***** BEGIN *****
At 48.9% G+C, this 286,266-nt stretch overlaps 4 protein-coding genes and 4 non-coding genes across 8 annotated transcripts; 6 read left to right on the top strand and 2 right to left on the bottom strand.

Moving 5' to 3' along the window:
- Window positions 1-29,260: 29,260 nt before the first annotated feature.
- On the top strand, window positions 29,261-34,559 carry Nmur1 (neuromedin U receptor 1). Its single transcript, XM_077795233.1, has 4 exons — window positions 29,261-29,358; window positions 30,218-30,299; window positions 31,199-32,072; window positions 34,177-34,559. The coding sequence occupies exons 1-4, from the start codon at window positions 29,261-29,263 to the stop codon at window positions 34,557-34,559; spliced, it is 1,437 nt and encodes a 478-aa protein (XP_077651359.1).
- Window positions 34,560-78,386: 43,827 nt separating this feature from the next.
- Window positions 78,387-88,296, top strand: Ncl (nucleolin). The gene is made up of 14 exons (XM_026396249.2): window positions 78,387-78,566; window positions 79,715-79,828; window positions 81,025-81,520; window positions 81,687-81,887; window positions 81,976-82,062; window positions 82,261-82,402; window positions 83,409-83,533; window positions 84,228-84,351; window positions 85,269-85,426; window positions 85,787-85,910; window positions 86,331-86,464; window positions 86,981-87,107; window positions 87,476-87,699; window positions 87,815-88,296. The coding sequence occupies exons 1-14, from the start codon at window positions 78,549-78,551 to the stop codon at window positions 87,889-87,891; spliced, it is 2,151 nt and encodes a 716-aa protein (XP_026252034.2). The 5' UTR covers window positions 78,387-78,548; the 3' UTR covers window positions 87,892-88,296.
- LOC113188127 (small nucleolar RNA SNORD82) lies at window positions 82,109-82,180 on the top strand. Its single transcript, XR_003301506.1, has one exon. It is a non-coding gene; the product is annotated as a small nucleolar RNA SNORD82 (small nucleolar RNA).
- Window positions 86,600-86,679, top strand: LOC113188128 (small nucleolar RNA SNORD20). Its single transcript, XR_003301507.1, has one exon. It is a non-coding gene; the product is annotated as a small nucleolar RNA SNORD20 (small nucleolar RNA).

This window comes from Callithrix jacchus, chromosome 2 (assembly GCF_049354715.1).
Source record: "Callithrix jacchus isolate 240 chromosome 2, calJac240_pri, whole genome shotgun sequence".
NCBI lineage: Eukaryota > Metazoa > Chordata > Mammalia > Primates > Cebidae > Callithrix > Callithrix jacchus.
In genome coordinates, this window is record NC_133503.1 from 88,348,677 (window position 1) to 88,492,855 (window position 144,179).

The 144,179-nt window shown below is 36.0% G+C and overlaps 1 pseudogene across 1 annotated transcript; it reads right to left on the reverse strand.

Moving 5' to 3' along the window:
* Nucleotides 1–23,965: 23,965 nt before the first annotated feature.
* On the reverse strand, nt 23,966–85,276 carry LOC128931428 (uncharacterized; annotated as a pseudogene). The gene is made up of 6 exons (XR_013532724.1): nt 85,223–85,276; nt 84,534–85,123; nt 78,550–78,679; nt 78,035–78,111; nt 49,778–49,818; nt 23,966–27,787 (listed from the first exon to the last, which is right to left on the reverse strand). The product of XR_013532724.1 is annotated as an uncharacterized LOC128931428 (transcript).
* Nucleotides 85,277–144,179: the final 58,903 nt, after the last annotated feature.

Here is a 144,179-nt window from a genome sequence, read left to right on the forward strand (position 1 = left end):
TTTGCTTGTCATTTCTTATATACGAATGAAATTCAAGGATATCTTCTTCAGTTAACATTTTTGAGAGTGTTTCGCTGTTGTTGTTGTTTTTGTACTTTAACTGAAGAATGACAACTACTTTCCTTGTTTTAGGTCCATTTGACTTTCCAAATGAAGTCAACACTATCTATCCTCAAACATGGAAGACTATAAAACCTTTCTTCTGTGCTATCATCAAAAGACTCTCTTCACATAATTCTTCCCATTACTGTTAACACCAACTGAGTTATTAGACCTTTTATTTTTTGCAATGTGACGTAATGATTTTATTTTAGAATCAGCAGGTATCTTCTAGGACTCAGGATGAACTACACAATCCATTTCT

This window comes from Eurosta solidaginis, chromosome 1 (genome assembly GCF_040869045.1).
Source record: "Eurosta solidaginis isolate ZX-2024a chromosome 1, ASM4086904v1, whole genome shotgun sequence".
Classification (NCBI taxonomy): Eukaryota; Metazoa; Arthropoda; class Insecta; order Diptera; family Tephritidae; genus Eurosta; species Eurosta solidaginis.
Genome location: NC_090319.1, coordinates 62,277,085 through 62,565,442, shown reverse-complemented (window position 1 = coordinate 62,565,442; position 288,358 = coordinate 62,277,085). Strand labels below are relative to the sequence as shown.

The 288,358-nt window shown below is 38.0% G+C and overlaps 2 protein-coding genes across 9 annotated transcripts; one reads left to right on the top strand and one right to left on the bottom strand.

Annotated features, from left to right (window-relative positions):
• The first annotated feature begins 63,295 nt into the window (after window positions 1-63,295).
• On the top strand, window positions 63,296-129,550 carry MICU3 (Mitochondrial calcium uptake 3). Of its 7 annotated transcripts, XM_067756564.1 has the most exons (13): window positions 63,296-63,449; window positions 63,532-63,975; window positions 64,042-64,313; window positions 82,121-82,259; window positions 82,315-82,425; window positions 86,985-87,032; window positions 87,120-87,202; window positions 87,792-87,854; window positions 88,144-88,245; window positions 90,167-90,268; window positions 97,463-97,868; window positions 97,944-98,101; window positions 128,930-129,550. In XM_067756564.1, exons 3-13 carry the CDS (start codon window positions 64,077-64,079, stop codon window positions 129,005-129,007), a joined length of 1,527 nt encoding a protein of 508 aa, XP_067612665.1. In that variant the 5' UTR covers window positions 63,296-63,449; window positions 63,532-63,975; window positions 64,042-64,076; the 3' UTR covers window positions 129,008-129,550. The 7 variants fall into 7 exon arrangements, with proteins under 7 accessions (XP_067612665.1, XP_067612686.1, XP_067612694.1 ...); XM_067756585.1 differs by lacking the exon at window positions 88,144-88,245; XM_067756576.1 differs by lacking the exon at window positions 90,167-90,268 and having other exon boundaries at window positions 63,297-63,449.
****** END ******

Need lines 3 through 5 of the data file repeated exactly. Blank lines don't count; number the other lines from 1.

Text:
- Window positions 1-29,260: 29,260 nt before the first annotated feature.
- On the top strand, window positions 29,261-34,559 carry Nmur1 (neuromedin U receptor 1). Its single transcript, XM_077795233.1, has 4 exons — window positions 29,261-29,358; window positions 30,218-30,299; window positions 31,199-32,072; window positions 34,177-34,559. The coding sequence occupies exons 1-4, from the start codon at window positions 29,261-29,263 to the stop codon at window positions 34,557-34,559; spliced, it is 1,437 nt and encodes a 478-aa protein (XP_077651359.1).
- Window positions 34,560-78,386: 43,827 nt separating this feature from the next.